G8: Much Talk, Too Few Results
HEILIGENDAMM - This year's summit of the G8 heads of government will likely be remembered as a "how not to" organise such an event, for the contrast between the expectations it raised and its negligible accomplishments, and for its enormous security costs.
The three-day Group of Eight summit, held in this Baltic seaside resort, ended with two vague, non-binding promises -- more aid for Africa, and negotiations towards a post-Kyoto Protocol international agreement to reduce greenhouse gas emissions -- and failures in numerous other items on the agenda.
This G8 failure in Heiligendamm to pass its self-imposed test of credibility will certainly mark the future of its summits.
The leaders of the G8 countries (Britain, Canada, France, Germany, Italy, Japan, Russia, and the United States) said their farewells without an agreement on international trade negotiations, or on eliminating subsidies for agriculture in the industrialised world, a move that would give development a boost in Africa, Asia, and Latin America.
No agreement was reached either on a new regulation of the highly speculative, and therefore risky, hedge funds, nor on the political status of the Serbian province of Kosovo.
At the same time, the only accords the G8 leaders reached in Heiligendamm -- on a medium-term reduction of greenhouse gas emissions and new aid for Africa -- are considered as weak compromises, tailored only to avoid the impression that the summit was a total failure.
On Friday, the G8 leaders agreed to allocate 60 billion U.S. dollars "over the coming years" to finance the fight against AIDS, tuberculosis and malaria, and a further 500 million dollars for the "Education for All" programme in Africa.
But development and aid experts consider this new pledge as a step backwards, compared to the promises made by the G8 at the 2005 summit in Gleneagles, Scotland, to double development assistance by 2010. The Gleneagles deal would mean an annual increase of aid levels by 50 billion dollars starting in 2006.
"The whole declaration (on aid for Africa) is just cosmetic", Ulrich Post, development expert at the German non-governmental organisation Welthungerhilfe (World Hunger Aid), one of the country's largest aid campaigners.
Post regretted that the G8 declaration on Africa "only mentions agriculture (in Africa) with one single phrase. In the face of more than 200 million people suffering from chronic malnutrition, of which 80 percent live on rural areas, this behaviour is scandalous," Post added.
According to the development watchdog Oxfam, the new G8 aid promise for Africa means at best "just three billion U.S. dollars extra in aid by 2010."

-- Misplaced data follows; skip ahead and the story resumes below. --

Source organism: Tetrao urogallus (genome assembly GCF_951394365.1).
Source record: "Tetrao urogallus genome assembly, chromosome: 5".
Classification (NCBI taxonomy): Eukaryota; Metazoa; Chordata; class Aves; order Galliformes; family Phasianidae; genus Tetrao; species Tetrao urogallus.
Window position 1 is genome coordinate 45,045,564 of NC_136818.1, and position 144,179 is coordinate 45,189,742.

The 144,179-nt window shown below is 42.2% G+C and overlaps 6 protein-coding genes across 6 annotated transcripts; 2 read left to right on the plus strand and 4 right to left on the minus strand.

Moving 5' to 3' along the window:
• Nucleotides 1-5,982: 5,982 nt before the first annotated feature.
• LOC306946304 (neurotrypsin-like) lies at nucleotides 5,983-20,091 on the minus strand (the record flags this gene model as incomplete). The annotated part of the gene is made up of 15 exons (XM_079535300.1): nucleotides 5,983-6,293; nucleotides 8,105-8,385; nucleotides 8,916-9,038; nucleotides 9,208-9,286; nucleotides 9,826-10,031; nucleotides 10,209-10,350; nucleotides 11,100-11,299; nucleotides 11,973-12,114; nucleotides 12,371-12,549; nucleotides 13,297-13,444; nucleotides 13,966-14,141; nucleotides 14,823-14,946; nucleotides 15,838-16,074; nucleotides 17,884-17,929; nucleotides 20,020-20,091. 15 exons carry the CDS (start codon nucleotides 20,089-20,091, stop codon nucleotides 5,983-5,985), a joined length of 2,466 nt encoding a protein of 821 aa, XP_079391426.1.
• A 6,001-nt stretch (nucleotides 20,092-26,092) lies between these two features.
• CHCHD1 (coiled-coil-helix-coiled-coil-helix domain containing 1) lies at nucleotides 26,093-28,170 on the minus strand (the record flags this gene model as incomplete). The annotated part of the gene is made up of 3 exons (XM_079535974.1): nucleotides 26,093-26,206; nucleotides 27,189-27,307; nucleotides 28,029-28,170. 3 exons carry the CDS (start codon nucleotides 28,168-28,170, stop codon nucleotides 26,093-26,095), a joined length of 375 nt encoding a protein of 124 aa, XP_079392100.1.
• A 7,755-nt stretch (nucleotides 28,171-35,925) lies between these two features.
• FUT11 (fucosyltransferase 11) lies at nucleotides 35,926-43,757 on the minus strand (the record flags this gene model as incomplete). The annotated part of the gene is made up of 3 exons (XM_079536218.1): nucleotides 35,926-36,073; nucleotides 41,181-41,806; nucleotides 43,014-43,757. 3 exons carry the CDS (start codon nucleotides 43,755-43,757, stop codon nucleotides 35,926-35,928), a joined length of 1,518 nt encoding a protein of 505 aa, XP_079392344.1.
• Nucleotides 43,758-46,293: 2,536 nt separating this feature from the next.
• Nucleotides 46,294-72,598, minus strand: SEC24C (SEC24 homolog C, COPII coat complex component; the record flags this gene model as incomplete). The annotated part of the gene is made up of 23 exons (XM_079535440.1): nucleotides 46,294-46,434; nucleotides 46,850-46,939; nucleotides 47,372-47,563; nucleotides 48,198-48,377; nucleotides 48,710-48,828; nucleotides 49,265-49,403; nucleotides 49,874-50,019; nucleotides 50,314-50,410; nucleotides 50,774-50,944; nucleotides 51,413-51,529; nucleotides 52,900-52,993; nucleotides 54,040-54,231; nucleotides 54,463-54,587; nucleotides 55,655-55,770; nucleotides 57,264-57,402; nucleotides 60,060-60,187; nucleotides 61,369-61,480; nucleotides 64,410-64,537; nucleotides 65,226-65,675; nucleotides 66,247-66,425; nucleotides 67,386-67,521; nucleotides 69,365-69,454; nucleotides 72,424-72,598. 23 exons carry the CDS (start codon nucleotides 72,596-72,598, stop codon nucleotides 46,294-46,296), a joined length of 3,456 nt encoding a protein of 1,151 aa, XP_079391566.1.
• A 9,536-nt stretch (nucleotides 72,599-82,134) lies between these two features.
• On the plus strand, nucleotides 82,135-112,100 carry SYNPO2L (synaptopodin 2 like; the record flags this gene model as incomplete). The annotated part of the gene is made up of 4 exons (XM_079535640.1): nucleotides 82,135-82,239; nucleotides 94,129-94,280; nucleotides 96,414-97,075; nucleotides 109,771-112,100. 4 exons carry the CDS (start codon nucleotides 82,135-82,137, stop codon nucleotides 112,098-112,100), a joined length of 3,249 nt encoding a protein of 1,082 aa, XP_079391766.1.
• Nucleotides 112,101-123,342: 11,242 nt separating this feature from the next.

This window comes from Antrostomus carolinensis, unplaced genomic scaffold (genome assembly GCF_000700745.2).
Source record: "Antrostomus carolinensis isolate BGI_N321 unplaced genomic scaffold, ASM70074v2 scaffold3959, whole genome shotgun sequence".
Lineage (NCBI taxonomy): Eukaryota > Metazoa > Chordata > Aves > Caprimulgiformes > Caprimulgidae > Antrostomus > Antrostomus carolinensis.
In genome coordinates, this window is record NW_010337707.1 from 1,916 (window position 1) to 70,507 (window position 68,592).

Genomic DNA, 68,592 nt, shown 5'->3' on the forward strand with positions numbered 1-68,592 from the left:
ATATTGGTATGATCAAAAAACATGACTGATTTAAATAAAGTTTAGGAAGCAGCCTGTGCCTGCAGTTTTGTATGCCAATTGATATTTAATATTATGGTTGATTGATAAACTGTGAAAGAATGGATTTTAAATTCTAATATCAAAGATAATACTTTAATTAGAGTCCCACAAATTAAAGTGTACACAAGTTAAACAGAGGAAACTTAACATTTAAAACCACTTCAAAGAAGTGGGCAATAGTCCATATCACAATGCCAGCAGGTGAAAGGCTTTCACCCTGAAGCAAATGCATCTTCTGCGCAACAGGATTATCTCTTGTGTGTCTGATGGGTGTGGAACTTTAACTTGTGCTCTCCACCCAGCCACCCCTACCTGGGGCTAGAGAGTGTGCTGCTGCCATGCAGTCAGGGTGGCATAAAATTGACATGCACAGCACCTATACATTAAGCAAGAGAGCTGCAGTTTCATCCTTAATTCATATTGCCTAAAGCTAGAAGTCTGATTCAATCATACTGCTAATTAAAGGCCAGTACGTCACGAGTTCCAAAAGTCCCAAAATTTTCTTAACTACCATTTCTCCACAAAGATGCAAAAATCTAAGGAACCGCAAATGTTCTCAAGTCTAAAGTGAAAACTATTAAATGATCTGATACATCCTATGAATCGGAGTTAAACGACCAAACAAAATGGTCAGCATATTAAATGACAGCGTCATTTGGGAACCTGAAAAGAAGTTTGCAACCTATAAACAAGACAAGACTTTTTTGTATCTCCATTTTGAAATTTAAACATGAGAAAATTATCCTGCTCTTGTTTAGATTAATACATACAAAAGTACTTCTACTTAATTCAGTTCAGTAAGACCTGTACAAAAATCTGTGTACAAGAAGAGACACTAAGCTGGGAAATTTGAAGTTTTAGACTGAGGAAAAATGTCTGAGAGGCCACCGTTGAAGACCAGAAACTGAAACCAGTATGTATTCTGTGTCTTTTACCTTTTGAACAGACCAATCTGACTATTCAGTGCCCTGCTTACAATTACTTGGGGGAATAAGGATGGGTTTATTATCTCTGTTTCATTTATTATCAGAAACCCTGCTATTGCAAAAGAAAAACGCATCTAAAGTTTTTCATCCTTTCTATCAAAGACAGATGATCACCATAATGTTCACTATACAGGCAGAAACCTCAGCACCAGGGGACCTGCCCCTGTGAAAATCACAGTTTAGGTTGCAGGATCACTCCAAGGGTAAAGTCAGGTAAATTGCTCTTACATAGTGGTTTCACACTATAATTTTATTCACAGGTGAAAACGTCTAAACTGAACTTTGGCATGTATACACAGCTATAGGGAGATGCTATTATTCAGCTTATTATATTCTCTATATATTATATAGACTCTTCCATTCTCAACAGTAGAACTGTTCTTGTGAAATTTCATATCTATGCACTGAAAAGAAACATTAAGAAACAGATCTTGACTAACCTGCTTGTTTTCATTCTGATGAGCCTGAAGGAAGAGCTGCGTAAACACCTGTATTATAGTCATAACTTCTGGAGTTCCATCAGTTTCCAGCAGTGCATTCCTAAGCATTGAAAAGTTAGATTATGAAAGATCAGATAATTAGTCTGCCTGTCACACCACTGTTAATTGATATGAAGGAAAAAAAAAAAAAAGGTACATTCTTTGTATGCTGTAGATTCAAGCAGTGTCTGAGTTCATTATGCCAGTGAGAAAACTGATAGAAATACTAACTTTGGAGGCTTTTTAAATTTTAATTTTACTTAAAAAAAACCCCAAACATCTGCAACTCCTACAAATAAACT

Previous to the Heiligendamm summit, Oxfam had shown that the G8 countries would miss their 2010 target on aid for Africa by 30 billion dollars. "Today's announcement may only close that gap to 27 billion dollars," the organisation said Friday.
Other activists criticise the ambiguity of the G8 statement, which does not set a clear timetable for the allocation of the new promised assistance, nor does it define how much of the sum would truly be fresh aid.
The Irish rock musician and anti-poverty campaigner Bono described this ambiguity as "a deliberate language of obfuscation. It is deliberately misleading. I am exasperated," the U2 frontman said.
In addition, the new pledge for targeting AIDS, tuberculosis and malaria does not fulfil the target estimated by the United Nations for the G8 countries, and which foresees a spending of 15 billion dollars per year through to 2010 on the HIV/AIDS fight alone.
Instead, the new aid promised at Heiligendamm commits the G8 countries to earmark about 12 billion dollars per year for all three diseases.
The G8 deal on cutting climate-changing greenhouse gas (GHG) emissions is also seen as a lip service to international environmental policy.
The group's joint statement on reducing GHG takes note of and expresses concern for "the recent IPCC [Intergovernmental Panel on Climate Change] reports (which) concluded both, that global temperatures are rising, that this is caused largely by human activities and, in addition, that for increases in global average temperature, there are projected to be major changes in ecosystem structure and function with predominantly negative consequences for biodiversity and ecosystems, e.g. water and food supply."
But U.S. President George W. Bush and Russia's President Vladimir Putin agreed only to "seriously consider the decisions made by the European Union, Canada and Japan which include at least a halving of global emissions by 2050," according to the statement. "We commit to achieving these goals," the paper says.
For Christoph Bals, director of the environmental organisation Germanwatch, the agreement opens the door for an international negotiation towards a new GHG reduction regime, under the framework of the UN, and with the participation of the U.S. government. (The United States is not part of the Kyoto Protocol.)
But the statement is not binding, and further negotiations, starting at the UN Framework Convention on Climate Change conference in Bali, Indonesia, scheduled for December, will be a first test of the U.S commitment, and that of the Asian giants -- China and India -- to join the post-Kyoto process.
The G8 leaders also failed to re-launch the negotiations on international trade in the stalled Doha Round of the World Trade Organisation, and did not advance towards eliminating its member countries farm subsidies, which constitute one of the main obstacles for development in Africa and other developing regions.
These disappointments round out the image of an expensive, futile event, where G8 leaders only paid lip services to its own commitments, and who isolated themselves from demonstrators -- and the world -- with costs for security alone estimated at more than 135 million dollars.
Japan is slated to host the G8 summit in 2008.
Copyright © 2007 IPS-Inter Press Service.